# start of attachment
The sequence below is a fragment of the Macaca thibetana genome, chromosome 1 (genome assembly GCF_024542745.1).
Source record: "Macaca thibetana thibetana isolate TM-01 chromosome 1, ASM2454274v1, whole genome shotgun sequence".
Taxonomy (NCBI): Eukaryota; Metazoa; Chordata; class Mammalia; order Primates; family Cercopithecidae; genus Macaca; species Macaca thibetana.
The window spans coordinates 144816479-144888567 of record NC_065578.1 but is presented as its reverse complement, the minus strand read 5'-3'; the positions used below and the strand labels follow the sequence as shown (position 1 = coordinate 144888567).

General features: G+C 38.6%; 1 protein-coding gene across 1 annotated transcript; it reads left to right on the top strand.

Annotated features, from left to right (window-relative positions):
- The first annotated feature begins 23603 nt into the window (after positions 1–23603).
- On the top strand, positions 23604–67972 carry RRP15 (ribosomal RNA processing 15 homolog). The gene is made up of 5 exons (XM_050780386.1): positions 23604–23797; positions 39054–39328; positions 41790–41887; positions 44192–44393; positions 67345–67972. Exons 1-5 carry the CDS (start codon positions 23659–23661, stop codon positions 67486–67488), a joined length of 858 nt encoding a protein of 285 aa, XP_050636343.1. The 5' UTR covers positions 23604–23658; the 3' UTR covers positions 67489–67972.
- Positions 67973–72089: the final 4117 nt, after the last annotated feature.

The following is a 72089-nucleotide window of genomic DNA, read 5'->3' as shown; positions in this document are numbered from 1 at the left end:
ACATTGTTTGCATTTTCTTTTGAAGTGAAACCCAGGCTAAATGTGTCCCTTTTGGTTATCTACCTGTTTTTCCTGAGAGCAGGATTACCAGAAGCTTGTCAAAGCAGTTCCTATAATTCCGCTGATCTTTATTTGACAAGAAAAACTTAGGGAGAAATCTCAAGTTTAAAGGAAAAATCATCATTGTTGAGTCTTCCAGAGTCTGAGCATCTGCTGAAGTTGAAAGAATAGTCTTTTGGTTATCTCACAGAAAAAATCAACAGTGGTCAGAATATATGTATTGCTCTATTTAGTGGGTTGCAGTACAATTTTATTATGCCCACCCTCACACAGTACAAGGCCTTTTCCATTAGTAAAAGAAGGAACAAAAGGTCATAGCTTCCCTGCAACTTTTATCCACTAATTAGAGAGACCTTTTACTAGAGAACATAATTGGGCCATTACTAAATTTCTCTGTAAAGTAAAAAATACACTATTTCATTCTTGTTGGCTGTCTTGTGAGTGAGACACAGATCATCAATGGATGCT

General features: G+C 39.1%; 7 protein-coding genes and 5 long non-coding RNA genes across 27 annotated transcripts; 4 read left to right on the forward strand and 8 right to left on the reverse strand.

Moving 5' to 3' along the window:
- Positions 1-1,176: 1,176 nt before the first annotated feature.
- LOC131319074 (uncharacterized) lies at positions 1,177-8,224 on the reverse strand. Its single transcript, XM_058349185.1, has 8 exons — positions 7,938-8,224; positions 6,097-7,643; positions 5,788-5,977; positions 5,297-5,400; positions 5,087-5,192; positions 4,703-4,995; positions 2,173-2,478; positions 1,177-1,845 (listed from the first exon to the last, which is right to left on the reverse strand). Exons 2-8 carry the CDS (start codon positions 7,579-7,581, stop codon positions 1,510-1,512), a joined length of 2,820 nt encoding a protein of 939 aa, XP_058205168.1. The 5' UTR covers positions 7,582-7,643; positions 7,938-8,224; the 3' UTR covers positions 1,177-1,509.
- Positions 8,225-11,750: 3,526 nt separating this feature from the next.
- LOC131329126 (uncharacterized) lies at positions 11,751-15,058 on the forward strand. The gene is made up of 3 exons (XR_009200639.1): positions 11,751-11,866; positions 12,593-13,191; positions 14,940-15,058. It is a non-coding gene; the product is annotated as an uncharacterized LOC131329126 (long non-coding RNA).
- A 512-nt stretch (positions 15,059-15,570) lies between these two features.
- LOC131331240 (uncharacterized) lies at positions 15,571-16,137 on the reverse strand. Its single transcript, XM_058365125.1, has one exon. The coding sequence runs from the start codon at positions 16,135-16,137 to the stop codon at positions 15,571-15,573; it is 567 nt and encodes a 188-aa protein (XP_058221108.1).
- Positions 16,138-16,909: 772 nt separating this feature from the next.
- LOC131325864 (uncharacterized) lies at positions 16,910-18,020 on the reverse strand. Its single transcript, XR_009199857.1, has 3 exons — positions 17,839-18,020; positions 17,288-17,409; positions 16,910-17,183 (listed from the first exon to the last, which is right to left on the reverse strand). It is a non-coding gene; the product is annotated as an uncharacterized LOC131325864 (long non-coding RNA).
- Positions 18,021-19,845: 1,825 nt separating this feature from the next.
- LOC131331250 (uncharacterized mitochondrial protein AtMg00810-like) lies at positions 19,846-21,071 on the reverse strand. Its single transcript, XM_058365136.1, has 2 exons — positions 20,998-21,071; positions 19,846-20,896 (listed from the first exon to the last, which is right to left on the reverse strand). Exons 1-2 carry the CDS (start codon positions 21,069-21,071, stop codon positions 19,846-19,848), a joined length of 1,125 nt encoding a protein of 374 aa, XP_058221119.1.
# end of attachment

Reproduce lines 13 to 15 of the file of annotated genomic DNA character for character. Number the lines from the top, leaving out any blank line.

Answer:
Moving 5' to 3' along the window:
- Positions 1-1,176: 1,176 nt before the first annotated feature.
- LOC131319074 (uncharacterized) lies at positions 1,177-8,224 on the reverse strand. Its single transcript, XM_058349185.1, has 8 exons — positions 7,938-8,224; positions 6,097-7,643; positions 5,788-5,977; positions 5,297-5,400; positions 5,087-5,192; positions 4,703-4,995; positions 2,173-2,478; positions 1,177-1,845 (listed from the first exon to the last, which is right to left on the reverse strand). Exons 2-8 carry the CDS (start codon positions 7,579-7,581, stop codon positions 1,510-1,512), a joined length of 2,820 nt encoding a protein of 939 aa, XP_058205168.1. The 5' UTR covers positions 7,582-7,643; positions 7,938-8,224; the 3' UTR covers positions 1,177-1,509.